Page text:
Ukraine-Poland migration corridor

Achievements and the way forward to protect the rights of migrant domestic workers

On Thursday June 23rd, representatives of Polish and Ukrainian trade unions gathered in Lviv, Ukraine for a one-day workshop organized by the International Labour Organization (ILO) to discuss achievements under the Global Action Programme on Migrant Domestic Workers and their Families (GAP-MDW) in the Ukraine-Poland migration corridor.

Media advisory | 23 June 2016
Within the framework of the GAP-MDW multi-year European Union funded programme ending 31 July, trade unions, government and other social partners have worked together to promote decent working conditions and human rights protections for Ukrainian domestic workers migrating to Poland.

The demand for domestic and household care workers has increased significantly in recent years in Poland. The unfavourable economic situation in Ukraine and the economic gap between the two countries are the most important drivers of cross-border labour migration for Ukrainians, the largest foreign community in Poland. “Based on our research, we have seen that the number of migrant domestic workers from Ukraine is growing and that Poland is increasingly becoming a destination country for them”, said Sergiy Savchuk, ILO National Coordinator in Ukraine.

Domestic work is an occupation characterized by informal labour, a situation shared by nationals and migrants. However, the situation for migrants is more precarious as they are particularly vulnerable to labour and human rights abuses “We are talking about workers without voice and representation. They are not members of trade unions in Ukraine because they are working in Poland and they are not members of trade unions in Poland because they are Ukrainians”, said Maria Elena Valenzuela, Chief Technical Adviser of the ILO GAP-MDW project.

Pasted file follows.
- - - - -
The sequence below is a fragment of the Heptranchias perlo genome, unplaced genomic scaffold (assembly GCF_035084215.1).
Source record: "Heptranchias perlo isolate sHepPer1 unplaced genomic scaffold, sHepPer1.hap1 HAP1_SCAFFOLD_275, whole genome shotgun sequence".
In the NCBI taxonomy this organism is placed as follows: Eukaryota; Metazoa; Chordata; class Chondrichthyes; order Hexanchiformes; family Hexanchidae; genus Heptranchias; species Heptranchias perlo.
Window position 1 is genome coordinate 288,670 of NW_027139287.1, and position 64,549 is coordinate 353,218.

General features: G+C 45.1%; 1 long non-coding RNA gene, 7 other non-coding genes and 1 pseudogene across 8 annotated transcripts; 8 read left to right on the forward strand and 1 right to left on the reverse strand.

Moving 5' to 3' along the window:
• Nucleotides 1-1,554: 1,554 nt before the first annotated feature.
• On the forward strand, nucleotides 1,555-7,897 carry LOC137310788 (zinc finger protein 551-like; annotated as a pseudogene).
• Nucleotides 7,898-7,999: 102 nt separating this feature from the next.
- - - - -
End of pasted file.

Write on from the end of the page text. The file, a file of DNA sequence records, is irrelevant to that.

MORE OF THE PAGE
Activities conducted under the GAP-MDW include: studies of migrant domestic workers’ flows and issues in Ukraine and Poland; a training of trainers for Ukrainian trade union leaders on migrant domestic workers’ rights; and several regional workshops held. Hands-on advocacy tools were also elaborated under the programme such as the Migrant Domestic Worker Passport document which informs Ukrainian domestic workers of their rights in Poland and of Polish labour standards.

Recent advocacy efforts have led to the Ukrainian Parliament integrating ratification of the ILO Domestic Worker’s Convention into a national action plan. These efforts have also contributed to the drafting of new legislation to regulate and formalize employment of domestic workers.

In addition to sharing knowledge and experience gained, the Bi-national Workshop was an opportunity for partners to strategize on future collaboration as the Global Action Programme on Migrant Domestic Workers concludes.

Speaking on next steps following the GAP-MDW initiative, Yurii Kurylo, Vice-President of All-Ukrainian Association of Workers’ Solidarity (VOST-VOLIA), said, “We have to move in two directions: legislative - to promote the ratification of ILO Convention 189; and in a practical direction jointly with the Polish trade unions to produce agreements to improve the lives of Ukrainian migrant domestic workers in Poland.”

“In the case of bilateral agreements, the trade unions can have a very important role protecting migrant domestic workers, promoting their rights, and amending the policy agenda”, said Maria Elena Valenzuela.

“All the proposals emerging from this lively debate will be analysed. Backed by the strong evidence-base earlier collected by the Programme these can then be framed as a project proposal for possible funding,” said Sergiy Savchuk.

Grigor Gradev, ILO Workers' Activities Senior Specialist,  also signaled a continuation of the important work started in Ukraine and Poland under the GAP-MDW. “We are already in the first steps of a [new] joint project”, he said.

Keep the conversation going, make sure to follow @ILO on Twitter and keep checking the tag #GAPMDW to see how the work with migrant workers not only in Ukraine and Poland, but also globally, progresses.

For more information contact: Sergiy Savchuk